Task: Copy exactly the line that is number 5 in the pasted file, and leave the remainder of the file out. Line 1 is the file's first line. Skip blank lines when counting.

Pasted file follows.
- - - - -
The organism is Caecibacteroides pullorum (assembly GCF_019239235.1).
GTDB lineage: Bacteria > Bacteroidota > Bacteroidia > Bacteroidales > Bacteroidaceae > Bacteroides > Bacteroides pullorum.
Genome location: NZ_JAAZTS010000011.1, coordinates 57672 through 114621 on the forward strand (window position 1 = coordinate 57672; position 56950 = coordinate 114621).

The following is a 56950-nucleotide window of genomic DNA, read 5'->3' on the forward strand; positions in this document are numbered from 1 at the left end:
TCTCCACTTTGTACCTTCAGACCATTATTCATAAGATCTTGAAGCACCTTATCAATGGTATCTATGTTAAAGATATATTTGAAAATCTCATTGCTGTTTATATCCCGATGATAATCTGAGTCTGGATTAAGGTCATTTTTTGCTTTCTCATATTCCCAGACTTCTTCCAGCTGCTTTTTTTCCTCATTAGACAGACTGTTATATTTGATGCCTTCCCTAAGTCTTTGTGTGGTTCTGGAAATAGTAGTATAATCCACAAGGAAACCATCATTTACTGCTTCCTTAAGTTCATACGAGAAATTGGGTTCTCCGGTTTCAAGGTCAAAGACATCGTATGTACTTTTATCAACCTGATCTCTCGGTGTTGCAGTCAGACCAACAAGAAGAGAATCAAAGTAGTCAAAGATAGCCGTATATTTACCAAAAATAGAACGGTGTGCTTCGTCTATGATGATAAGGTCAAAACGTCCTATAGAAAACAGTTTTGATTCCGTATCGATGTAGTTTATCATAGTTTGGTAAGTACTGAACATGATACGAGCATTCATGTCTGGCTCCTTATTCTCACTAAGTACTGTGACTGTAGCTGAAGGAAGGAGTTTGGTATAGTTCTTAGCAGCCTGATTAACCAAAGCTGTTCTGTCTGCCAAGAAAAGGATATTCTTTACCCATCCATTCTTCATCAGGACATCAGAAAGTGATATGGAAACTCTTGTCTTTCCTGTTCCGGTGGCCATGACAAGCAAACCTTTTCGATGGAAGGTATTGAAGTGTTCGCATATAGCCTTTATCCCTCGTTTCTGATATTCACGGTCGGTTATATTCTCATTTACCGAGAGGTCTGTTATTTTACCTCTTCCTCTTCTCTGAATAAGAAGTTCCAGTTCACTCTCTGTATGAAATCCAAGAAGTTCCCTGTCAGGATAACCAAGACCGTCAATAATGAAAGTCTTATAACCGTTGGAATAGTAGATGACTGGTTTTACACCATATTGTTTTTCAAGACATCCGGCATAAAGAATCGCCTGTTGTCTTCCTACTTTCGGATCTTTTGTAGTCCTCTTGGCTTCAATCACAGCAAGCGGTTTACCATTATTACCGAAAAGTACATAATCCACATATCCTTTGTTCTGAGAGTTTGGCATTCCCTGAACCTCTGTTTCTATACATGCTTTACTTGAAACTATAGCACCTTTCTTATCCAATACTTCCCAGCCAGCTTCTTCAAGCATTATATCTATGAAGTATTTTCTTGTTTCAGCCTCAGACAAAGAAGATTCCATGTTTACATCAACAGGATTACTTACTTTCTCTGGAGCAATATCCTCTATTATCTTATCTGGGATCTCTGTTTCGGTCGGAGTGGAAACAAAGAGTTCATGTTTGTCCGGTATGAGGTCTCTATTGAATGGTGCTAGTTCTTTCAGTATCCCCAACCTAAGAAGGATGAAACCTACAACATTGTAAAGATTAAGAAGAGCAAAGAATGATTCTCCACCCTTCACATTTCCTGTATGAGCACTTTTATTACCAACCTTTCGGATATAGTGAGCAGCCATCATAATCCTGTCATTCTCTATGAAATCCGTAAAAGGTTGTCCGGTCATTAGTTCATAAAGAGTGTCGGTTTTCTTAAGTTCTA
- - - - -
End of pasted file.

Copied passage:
TCTCCACTTTGTACCTTCAGACCATTATTCATAAGATCTTGAAGCACCTTATCAATGGTATCTATGTTAAAGATATATTTGAAAATCTCATTGCTGTTTATATCCCGATGATAATCTGAGTCTGGATTAAGGTCATTTTTTGCTTTCTCATATTCCCAGACTTCTTCCAGCTGCTTTTTTTCCTCATTAGACAGACTGTTATATTTGATGCCTTCCCTAAGTCTTTGTGTGGTTCTGGAAATAGTAGTATAATCCACAAGGAAACCATCATTTACTGCTTCCTTAAGTTCATACGAGAAATTGGGTTCTCCGGTTTCAAGGTCAAAGACATCGTATGTACTTTTATCAACCTGATCTCTCGGTGTTGCAGTCAGACCAACAAGAAGAGAATCAAAGTAGTCAAAGATAGCCGTATATTTACCAAAAATAGAACGGTGTGCTTCGTCTATGATGATAAGGTCAAAACGTCCTATAGAAAACAGTTTTGATTCCGTATCGATGTAGTTTATCATAGTTTGGTAAGTACTGAACATGATACGAGCATTCATGTCTGGCTCCTTATTCTCACTAAGTACTGTGACTGTAGCTGAAGGAAGGAGTTTGGTATAGTTCTTAGCAGCCTGATTAACCAAAGCTGTTCTGTCTGCCAAGAAAAGGATATTCTTTACCCATCCATTCTTCATCAGGACATCAGAAAGTGATATGGAAACTCTTGTCTTTCCTGTTCCGGTGGCCATGACAAGCAAACCTTTTCGATGGAAGGTATTGAAGTGTTCGCATATAGCCTTTATCCCTCGTTTCTGATATTCACGGTCGGTTATATTCTCATTTACCGAGAGGTCTGTTATTTTACCTCTTCCTCTTCTCTGAATAAGAAGTTCCAGTTCACTCTCTGTATGAAATCCAAGAAGTTCCCTGTCAGGATAACCAAGACCGTCAATAATGAAAGTCTTATAACCGTTGGAATAGTAGATGACTGGTTTTACACCATATTGTTTTTCAAGACATCCGGCATAAAGAATCGCCTGTTGTCTTCCTACTTTCGGATCTTTTGTAGTCCTCTTGGCTTCAATCACAGCAAGCGGTTTACCATTATTACCGAAAAGTACATAATCCACATATCCTTTGTTCTGAGAGTTTGGCATTCCCTGAACCTCTGTTTCTATACATGCTTTACTTGAAACTATAGCACCTTTCTTATCCAATACTTCCCAGCCAGCTTCTTCAAGCATTATATCTATGAAGTATTTTCTTGTTTCAGCCTCAGACAAAGAAGATTCCATGTTTACATCAACAGGATTACTTACTTTCTCTGGAGCAATATCCTCTATTATCTTATCTGGGATCTCTGTTTCGGTCGGAGTGGAAACAAAGAGTTCATGTTTGTCCGGTATGAGGTCTCTATTGAATGGTGCTAGTTCTTTCAGTATCCCCAACCTAAGAAGGATGAAACCTACAACATTGTAAAGATTAAGAAGAGCAAAGAATGATTCTCCACCCTTCACATTTCCTGTATGAGCACTTTTATTACCAACCTTTCGGATATAGTGAGCAGCCATCATAATCCTGTCATTCTCTATGAAATCCGTAAAAGGTTGTCCGGTCATTAGTTCATAAAGAGTGTCGGTTTTCTTAAGTTCTA